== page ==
Monday, January 28, 2013

Pride and Prejudice Readathon: Chapter Forty-six (Lydia)

After building us up over the past three chapters, Austen now sends her readers crashing down. The news goes from bad to worse: Lydia has eloped with Wickham, Wickham has no intention of marrying her, Mr. Darcy seems to withdraw his affections. Poor Elizabeth!
Darcy made no answer. He seemed scarcely to hear her, and was walking up and down the room in earnest meditation; his brow contracted, his air gloomy. Elizabeth soon observed and instantly understood it. Her power was sinking; every thing must sink under such a proof of family weakness, such an assurance of the deepest disgrace. She should neither wonder nor condemn, but the belief of his self-conquest brought nothing consolatory to her bosom, afforded no palliation of her distress. It was, on the contrary, exactly calculated to make her understand her own wishes; and never had she so honestly felt that she could have loved him, as now, when all love must be vain.
The modern reader may not always comprehend the dire consequences for a genteel family of small fortune that behavior like Lydia's denotes. It is rational for Elizabeth to assume that here ends all hope of contracting desirable marriages for herself and her sisters. They may even be shunned by all their former friends. To expect Mr. Darcy to renew his proposal amid such disgrace is nearly preposterous, and such sentiments fuel Elizabeth's regrets and lamentations:

If gratitude and esteem are good foundations of affection, Elizabeth's change of sentiment will be neither improbable nor faulty. But if otherwise, if the regard springing from such sources is unreasonable or unnatural, in comparison of what is so often described as arising on a first interview with its object, and even before two words have been exchanged, nothing can be said in her defence, except that she had given somewhat of a trial to the latter method in her partiality for Wickham, and that its ill-success might perhaps authorise her to seek the other less interesting mode of attachment. Be that as it may, she saw him go with regret; and in this early example of what Lydia's infamy must produce, found additional anguish as she reflected on that wretched business. Never, since reading Jane's second letter, had she entertained a hope of Wickham's meaning to marry her. No one but Jane, she thought, could flatter herself with such an expectation. Surprise was the least of her feelings on this developement. While the contents of the first letter remained on her mind, she was all surprise -- all astonishment that Wickham should marry a girl whom it was impossible he could marry for money; and how Lydia could ever have attached him had appeared incomprehensible. But now it was all too natural. For such an attachment as this, she might have sufficient charms; and though she did not suppose Lydia to be deliberately engaging in an elopement, without the intention of marriage, she had no difficulty in believing that neither her virtue nor her understanding would preserve her from falling an easy prey.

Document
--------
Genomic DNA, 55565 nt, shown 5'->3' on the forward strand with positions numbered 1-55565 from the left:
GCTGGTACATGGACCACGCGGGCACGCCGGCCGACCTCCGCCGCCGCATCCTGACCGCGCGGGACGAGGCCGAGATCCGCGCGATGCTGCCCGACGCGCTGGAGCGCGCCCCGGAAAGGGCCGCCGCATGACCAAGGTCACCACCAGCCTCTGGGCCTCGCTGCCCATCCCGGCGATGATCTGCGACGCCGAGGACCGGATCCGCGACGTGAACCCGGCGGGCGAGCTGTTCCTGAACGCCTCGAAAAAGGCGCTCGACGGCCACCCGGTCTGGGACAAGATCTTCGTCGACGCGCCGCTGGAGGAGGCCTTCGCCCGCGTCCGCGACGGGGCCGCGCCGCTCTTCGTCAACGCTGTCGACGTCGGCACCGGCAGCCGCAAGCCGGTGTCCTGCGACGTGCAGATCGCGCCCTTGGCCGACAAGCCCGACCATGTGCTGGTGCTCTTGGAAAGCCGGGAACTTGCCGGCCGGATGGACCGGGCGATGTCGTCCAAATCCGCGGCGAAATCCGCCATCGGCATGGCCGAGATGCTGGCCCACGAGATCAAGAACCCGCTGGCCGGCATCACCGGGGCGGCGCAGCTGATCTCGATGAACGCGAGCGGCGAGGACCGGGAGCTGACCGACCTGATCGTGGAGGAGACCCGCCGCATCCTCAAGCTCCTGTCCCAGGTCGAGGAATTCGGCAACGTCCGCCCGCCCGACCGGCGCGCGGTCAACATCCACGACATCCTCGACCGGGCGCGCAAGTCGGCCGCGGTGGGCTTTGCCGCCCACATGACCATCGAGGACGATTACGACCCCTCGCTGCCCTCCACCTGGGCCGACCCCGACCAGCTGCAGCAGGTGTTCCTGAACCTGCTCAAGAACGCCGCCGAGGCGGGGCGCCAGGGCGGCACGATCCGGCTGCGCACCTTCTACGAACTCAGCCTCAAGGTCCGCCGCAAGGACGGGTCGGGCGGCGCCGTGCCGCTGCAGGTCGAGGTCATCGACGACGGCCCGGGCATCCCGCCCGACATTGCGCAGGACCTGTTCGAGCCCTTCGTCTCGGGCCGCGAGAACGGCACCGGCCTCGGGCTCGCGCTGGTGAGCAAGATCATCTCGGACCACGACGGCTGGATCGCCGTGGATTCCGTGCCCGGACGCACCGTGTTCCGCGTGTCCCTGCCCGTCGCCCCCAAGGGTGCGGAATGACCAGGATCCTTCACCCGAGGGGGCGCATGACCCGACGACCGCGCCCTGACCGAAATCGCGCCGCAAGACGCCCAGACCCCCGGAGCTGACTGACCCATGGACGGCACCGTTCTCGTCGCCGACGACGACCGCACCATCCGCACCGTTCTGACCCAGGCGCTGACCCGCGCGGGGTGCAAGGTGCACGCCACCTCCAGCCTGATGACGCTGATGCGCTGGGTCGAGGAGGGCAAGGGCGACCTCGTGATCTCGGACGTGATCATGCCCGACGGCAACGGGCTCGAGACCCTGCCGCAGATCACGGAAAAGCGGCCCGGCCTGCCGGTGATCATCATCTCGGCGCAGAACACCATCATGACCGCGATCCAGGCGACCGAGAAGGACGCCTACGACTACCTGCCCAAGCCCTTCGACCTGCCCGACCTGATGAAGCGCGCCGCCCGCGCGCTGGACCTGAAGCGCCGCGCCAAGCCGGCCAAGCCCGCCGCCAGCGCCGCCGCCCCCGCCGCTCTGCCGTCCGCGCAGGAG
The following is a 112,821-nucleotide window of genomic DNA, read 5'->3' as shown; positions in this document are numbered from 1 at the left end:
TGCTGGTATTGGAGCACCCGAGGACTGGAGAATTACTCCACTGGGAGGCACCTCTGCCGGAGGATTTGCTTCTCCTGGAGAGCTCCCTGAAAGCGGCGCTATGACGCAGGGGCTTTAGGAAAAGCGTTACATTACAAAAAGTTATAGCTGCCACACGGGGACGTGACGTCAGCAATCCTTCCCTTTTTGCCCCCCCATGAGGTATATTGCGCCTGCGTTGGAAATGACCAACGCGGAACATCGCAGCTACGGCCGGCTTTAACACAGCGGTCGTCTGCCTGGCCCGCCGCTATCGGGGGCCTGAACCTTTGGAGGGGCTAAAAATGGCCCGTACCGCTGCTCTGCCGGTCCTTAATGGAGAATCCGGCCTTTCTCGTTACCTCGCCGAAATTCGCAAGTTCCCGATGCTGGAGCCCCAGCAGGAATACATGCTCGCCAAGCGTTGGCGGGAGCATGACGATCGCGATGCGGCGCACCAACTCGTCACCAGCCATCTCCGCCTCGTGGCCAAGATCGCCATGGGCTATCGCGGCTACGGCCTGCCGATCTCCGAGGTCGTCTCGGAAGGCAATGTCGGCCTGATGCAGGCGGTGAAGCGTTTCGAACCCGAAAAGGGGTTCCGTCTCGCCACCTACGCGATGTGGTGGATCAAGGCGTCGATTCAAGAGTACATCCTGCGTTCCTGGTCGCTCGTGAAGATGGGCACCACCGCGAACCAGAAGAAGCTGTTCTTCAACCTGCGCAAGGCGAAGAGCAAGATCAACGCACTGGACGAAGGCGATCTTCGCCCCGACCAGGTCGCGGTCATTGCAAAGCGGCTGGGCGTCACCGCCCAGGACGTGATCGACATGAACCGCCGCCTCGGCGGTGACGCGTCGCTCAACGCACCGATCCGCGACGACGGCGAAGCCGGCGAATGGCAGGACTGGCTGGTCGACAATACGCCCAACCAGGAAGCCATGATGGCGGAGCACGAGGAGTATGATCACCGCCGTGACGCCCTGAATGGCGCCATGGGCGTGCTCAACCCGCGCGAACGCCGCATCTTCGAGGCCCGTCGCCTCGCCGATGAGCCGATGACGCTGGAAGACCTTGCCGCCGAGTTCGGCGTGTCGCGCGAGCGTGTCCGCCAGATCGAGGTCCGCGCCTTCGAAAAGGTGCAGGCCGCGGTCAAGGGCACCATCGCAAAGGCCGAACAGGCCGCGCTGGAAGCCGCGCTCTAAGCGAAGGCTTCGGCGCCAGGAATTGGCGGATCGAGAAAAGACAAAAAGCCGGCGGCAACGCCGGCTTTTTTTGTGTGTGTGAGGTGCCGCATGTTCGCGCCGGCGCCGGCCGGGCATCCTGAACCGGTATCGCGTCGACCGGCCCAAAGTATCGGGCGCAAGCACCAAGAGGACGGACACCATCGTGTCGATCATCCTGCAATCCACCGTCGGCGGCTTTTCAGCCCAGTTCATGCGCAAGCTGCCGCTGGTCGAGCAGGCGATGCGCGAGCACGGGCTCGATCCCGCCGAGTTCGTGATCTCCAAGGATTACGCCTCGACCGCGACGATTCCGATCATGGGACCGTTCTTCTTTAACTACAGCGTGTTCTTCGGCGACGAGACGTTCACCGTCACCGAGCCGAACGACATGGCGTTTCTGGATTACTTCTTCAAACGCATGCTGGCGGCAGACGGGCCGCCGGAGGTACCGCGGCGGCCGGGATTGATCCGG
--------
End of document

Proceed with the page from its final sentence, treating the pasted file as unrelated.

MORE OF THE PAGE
The entire episode is nothing less than disastrous, already teetering on the edge of society.

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